It is important to come clear as to what this perfect foresight assumption implies. Agents have perfect foresight in the sense that agents "know" which spot prices will emerge if a particular future state occurs.. However, this does not say that agents know which state is gong to actually occur in the future (if we were to make this assumption, then there would be no uncertainty at all and all this apparatus would be irrelevant). Naturally, agents may think some states are likelier to occur than others and thus may form probability assignments over future states. However, an important feature of Radner equilibrium is that these probability assignments are entirely subjective and need not be the same across agents. Differences in belief are not ruled out by the perfect foresight assumption. The only thing perfect foresight assumes is that all agents know which spot prices will occur if state s happens and which spot prices occur if state s｢ happens, but it is perfectly acceptable that a particular agent may think state s is more likely than s｢ and another agent may think s｢ is more likely than s.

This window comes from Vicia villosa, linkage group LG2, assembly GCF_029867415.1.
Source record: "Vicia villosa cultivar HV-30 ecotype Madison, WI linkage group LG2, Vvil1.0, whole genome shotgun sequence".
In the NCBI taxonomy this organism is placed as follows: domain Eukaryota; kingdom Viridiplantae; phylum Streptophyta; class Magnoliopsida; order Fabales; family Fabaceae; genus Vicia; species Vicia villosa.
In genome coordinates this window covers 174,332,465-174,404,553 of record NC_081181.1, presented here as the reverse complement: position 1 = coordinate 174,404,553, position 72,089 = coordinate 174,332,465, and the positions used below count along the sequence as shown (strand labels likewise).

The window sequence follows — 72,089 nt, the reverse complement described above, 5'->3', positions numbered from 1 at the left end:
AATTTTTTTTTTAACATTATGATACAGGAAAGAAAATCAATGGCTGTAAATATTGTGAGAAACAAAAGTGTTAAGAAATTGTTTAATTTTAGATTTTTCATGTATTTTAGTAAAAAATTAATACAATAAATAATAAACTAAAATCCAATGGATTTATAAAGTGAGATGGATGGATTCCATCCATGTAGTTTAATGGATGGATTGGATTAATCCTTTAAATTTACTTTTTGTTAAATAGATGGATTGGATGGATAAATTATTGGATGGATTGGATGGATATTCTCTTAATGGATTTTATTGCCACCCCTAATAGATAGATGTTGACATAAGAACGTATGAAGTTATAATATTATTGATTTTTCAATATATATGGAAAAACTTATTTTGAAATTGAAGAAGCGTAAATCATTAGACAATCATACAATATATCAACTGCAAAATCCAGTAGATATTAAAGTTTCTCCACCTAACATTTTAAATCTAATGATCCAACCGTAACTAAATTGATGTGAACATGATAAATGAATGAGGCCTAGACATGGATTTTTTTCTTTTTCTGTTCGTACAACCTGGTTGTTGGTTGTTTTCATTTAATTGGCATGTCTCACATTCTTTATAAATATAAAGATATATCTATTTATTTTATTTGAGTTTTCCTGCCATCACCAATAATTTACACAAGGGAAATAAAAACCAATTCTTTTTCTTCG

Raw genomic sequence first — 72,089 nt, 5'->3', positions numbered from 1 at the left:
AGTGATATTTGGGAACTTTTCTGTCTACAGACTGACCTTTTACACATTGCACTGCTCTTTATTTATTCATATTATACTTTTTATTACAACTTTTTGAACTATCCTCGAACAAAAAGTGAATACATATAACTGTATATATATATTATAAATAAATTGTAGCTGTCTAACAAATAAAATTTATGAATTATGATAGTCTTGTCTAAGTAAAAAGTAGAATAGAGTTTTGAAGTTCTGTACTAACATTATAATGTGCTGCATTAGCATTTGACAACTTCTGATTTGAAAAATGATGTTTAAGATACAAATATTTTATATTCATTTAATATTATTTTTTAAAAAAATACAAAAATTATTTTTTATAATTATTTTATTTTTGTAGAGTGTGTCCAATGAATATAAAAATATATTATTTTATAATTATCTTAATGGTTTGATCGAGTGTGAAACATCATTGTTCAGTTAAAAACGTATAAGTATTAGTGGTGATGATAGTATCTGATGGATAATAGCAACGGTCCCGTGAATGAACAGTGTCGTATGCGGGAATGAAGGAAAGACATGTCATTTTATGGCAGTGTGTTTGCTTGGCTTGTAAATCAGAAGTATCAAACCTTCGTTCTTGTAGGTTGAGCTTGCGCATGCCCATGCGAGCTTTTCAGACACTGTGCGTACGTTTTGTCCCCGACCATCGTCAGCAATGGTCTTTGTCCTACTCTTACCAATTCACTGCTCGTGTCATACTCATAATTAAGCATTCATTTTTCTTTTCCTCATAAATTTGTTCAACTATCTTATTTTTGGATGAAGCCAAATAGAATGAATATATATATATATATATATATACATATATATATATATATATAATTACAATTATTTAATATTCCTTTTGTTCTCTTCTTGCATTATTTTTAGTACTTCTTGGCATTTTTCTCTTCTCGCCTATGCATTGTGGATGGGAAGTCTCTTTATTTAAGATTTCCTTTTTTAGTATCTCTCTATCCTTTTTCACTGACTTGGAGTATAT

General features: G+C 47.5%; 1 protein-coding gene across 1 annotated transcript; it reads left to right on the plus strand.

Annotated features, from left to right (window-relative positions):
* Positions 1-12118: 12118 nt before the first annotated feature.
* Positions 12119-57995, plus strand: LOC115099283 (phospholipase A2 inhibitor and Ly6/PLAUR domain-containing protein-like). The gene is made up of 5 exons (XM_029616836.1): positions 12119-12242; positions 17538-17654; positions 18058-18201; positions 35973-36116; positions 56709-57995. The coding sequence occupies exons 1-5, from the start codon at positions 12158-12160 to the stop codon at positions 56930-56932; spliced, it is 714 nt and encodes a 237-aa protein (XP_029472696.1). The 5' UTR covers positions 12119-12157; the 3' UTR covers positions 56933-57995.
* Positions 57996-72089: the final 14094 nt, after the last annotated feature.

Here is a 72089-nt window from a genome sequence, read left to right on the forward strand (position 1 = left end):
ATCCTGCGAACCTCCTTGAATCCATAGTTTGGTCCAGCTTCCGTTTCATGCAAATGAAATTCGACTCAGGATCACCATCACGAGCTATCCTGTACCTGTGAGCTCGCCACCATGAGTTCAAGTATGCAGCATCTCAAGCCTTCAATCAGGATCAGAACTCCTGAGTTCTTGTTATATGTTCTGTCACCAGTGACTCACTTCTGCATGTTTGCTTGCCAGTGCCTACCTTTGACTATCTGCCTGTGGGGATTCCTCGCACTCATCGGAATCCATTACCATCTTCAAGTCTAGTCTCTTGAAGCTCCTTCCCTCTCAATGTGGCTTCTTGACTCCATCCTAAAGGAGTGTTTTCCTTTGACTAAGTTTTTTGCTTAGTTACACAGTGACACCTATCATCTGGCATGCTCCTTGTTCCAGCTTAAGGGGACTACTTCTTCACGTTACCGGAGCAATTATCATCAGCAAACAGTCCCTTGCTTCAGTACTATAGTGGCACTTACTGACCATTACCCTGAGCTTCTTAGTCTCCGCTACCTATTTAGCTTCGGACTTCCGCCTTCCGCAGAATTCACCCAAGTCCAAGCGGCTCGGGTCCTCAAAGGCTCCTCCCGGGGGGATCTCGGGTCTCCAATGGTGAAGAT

This brings us to our final type of sequential equilibrium -- the "rational expectations" (RE) equilibrium, which was initially proposed by Lindahl (1939). In the modern context, the concept was introduced by Roy Radner (1967) and made famous by Robert E. Lucas (1972) and Jerry R. Green (1973). A rational expectations equilibrium can be thought of as the special case of the Radner equilibrium when the probabilities assigned by all agents about future states are the same across agents. More specifically, agents are assumed to form "information-consistent" probability assignments. As long as agents have the same information about the future economy (to be specified more formally later), then their probability assignments will be the same. One of the more interesting aspects of this research program is how information is diffused and shared so that we obtain rational expectations. For instance, even if agents begin with different information, a less-informed agent may nonetheless acquire the information the others have by carefully observing the price movements and making inferences from that. Thus, although the "common information" assumption of rational expectations equilibrium is more restrictive than in Radner equilibrium, it can nonetheless be more interesting in that it takes explicit account of the informational role of prices.